First, we need to recognize that serious changes in human habits cannot be avoided. We simply cannot go on the way we are going and survive the existential crisis that we face. A change of consciousness and an exercise of informed intelligence and will is required to overcome this crisis. If we come to recognize the root significance of these issues, we need to address them directly rather than believe that by banning straws or plastic cutlery (good steps in themselves, but relatively small in relation to the problem we need to solve) we are accomplishing something real. This means changing humanity’s reliance on fish as a food source, changing our dietary habits and desires, and moving toward a total, or at least a more plant-based diet. Instead of trying to find “sustainable” fish to eat (there is no such thing), it would be better to directly recognize that 8 billion people on the planet cannot continue to eat massive amounts of fish, as we already see massive declines in fish stocks and the imminent collapse of the global fishery industry in the next decades in any case. For those who are not prepared to entirely give up eating fish there should at least be a concerted effort to massively reduce consumption. If we choose to give up eating and demanding fish as a primary source of food for humanity, we will reduce the fishery industry and the pressure to over-fish the oceans. It takes education and encouragement and the development of plant-based options to achieve this result, which will eventually become obvious and necessary as the global fisheries implode in the not too distant future in any case.
Second, we need to grapple directly with the need for and use of hydrocarbons and put intensive effort into the various alternatives to continue to supply the energy needs for humanity on the planet. This involves energy conservation, more efficient production, distribution and use of energy, as well as alternative forms of energy development and storage. All options must ben explored, including solar, wind, geothermal, hydro-electric generation, wave action, and more efficient methods of storage and distribution must be developed. We should also be considering our overall impact in the use of energy for frivolous uses that have arisen from our carelessness about the costs and sources of the energy we dissipate.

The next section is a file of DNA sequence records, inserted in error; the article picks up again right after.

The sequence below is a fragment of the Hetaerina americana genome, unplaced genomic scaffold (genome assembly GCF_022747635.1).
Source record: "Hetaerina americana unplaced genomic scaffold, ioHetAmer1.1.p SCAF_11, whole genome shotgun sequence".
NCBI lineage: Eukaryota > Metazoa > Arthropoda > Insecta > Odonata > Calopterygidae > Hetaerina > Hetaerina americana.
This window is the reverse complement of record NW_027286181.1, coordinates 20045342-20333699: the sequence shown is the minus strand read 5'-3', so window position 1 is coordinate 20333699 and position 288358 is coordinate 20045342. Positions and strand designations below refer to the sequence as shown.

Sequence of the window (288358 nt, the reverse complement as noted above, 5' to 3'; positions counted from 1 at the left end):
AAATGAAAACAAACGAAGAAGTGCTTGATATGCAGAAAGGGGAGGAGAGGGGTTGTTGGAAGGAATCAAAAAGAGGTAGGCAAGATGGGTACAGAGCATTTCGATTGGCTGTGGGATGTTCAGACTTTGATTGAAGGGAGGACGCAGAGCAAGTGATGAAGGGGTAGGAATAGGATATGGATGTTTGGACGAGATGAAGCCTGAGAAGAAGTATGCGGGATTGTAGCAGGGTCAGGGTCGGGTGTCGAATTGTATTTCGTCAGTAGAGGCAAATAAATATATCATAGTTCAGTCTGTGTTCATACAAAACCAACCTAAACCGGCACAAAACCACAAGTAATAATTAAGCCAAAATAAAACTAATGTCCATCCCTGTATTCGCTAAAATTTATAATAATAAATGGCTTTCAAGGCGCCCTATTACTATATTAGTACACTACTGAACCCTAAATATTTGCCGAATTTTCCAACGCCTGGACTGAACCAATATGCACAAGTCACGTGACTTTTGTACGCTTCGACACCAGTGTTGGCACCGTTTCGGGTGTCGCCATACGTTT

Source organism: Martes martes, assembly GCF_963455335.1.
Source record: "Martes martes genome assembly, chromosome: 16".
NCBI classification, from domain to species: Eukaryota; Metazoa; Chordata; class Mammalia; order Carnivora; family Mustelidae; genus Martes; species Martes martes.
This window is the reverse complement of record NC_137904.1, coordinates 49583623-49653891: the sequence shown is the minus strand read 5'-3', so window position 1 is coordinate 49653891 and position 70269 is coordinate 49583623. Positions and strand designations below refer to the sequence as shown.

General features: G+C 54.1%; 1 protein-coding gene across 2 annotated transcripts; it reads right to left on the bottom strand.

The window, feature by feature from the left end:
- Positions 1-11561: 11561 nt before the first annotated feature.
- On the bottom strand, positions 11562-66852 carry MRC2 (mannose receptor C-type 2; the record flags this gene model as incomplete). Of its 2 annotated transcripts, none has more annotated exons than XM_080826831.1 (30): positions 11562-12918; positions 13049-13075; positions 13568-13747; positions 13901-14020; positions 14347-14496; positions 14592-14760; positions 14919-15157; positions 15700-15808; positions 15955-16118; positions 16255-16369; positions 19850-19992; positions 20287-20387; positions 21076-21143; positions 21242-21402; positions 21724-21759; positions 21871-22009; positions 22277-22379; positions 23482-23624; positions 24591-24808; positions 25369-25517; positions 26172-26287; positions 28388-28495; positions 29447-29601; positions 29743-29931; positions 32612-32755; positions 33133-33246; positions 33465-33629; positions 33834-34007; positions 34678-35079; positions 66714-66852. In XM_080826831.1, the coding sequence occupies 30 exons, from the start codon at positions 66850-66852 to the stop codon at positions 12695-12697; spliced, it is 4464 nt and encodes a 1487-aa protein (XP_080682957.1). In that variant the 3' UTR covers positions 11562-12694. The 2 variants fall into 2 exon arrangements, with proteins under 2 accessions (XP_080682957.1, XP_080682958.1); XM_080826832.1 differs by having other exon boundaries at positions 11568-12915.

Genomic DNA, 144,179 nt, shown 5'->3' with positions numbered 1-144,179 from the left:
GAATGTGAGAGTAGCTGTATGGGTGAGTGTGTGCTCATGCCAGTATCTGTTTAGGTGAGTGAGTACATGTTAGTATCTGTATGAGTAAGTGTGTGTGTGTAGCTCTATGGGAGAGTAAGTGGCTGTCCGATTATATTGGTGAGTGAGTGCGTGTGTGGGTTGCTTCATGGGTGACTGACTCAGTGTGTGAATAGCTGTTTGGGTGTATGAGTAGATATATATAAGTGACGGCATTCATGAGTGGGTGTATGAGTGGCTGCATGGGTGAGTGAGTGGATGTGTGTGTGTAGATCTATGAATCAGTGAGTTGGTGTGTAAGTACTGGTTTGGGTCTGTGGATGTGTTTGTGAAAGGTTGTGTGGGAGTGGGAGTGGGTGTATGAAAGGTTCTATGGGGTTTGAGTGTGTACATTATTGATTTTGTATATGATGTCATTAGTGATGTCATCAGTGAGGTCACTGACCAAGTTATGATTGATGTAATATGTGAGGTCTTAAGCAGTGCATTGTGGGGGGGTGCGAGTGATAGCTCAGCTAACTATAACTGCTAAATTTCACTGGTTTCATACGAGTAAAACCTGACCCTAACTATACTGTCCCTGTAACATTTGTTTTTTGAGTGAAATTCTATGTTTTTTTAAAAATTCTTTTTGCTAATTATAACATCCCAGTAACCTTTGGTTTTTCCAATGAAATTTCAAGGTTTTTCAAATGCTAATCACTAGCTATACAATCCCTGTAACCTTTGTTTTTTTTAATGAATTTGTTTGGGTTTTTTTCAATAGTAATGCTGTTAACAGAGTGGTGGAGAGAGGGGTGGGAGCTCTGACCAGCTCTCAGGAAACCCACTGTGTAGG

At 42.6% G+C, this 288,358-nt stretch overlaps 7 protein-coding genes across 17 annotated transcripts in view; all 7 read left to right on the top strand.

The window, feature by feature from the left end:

Third, we need to develop alternative ways to create the tools and products we need to replace hydro-carbon sourced plastics. This will include options such as hemp and bamboo, but also should include a closer look at what products we create and sell in the world.

The kind of radical changes envisioned above are difficult due to the way we organize our society and rely on jobs in these industries to provide survival necessities to people. Thus, we need to then tackle the core question of what it means to be alive on the planet, what amount of access to the necessities of life, food, water, shelter, habitat etc. needs to be provided for every human being, and every other living being on the planet and how we can accomplish this through disengaging the mechanisms that we have developed to tie sustenance to jobs, and which treats the world as a dead resource bin to be exploited without concern for the consequences for the future.
These are tough questions, but they need to be asked and addressed effectively if we are to survive the challenges we face in today’s world. All of the gridlock is due to entrenched vested interests in the current state of things refusing to let go, even as they themselves can see the drastic and negative impacts starting to become highly visible and overwhelming in intensity. A change in the way we look at things is the starting point for all the difficult changes we need to address in a way that is both effective and humane.

Author's Bio: 

Santosh has been actively involved in exploring the change of consciousness needed to survive the current existential crisis since 1971. He is author of 16 books and has a daily blog at and is president of Institute for Wholistic Education, a non-profit focused on integrating spirituality into daily life.